This Oct. 13 marks the first-ever World Thrombosis Day, a day of awareness about thrombosis — a blood clot that forms in an artery or vein. Thrombosis can cause the world’s top three cardiovascular killers: heart attack, stroke and venous thromboembolism, or VTE.
Many people know about heart attacks and strokes, but not everyone has heard about VTE. Let’s break it down. When a blood clot forms in one of the deep veins — usually in the lower limbs, such as the thigh or calf — leading to either partially or completely blocked circulation, this is called a “deep vein thrombosis,” or DVT. Symptoms may include pain, tenderness, swelling or discoloration of the affected area and skin that is warm to the touch, though only about half of people with DVT experience symptoms. DVT affects approximately two million Americans every year.
When a fragment of the DVT breaks off and travels from the leg up to the lungs, where it blocks a pulmonary artery or one of its branches, it is called a pulmonary embolism, or PE. Patients with PE may experience shortness of breath, an apprehensive feeling, chest pain, rapid pulse, sweating or a bloody cough.
Together, the conditions of DVT and PE are referred to as venous thromboembolism, the No. 3 cardiovascular killer worldwide. Half a million people die from VTE each year. In the U.S. and in the U.K., that’s more than the combined death total from AIDS, highway accidents, and breast and prostate cancers.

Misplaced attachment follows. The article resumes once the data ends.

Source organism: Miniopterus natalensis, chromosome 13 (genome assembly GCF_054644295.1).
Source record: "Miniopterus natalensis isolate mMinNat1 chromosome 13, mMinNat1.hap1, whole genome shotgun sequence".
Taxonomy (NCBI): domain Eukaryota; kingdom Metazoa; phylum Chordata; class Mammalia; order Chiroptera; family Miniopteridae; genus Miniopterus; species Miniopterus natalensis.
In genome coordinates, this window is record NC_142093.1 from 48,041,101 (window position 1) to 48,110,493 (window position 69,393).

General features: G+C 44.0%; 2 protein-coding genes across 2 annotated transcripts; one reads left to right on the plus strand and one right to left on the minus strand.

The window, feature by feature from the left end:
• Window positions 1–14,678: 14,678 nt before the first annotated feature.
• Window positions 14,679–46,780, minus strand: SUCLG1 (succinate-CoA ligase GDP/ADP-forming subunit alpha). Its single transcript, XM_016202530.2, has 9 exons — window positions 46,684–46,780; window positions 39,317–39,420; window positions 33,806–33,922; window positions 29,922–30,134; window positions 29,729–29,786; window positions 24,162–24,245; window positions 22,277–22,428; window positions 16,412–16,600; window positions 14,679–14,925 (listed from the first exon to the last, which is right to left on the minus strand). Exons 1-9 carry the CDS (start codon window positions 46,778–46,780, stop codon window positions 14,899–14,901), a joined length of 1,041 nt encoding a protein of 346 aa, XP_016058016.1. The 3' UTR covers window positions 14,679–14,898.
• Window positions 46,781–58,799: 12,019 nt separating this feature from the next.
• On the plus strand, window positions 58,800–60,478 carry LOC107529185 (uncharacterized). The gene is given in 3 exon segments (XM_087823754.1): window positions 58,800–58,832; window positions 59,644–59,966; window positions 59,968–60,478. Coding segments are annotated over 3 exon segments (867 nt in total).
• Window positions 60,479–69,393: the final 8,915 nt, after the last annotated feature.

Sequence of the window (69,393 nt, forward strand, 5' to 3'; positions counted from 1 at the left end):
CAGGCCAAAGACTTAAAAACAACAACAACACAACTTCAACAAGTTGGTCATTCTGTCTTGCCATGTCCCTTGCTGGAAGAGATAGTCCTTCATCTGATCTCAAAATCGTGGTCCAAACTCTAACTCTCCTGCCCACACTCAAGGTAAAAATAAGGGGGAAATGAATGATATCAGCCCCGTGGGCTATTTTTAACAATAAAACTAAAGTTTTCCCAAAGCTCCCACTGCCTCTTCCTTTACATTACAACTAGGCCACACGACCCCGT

A blood clot in the leg and lungs can happen to anyone at any age. Some people do not have any warning signs or symptoms, so it’s important to know the risk factors. The main triggers for the formation of blood clots are:
— Prolonged immobility from hospitalization, bed rest or long-distance travel. In fact, being in the hospital for an extended time leads to more than two-thirds of all cases of blood clots in the leg.
— Patients with damage to their vein walls because of injury or surgery, especially hip and knee surgery.
— Those with blood-clotting issues because of an acquired state, like cancer or pregnancy, or because of a genetic disorder.
This is, by no means, a complete list. Pregnant women, seniors and those with a family history of blood clots also are at risk. It’s important to remember risk factors can be compounded. For example, combining recent hip surgery with a long airplane flight can raise the risk of developing thrombosis. However, having multiple risk factors doesn’t mean you will get a blood clot.
VTE is a potentially life-threatening emergency in need of immediate medical attention. To learn about the risk factors, signs and symptoms, and prevention of thromboses, visit worldthrombosisday.org.
Death from VTE is preventable, especially if you talk to your doctor and educate yourself.
Dr. Cindy Asbjornsen, founder of the Vein Healthcare Center in South Portland, is certified by the American Board of Venous and Lymphatic Medicine.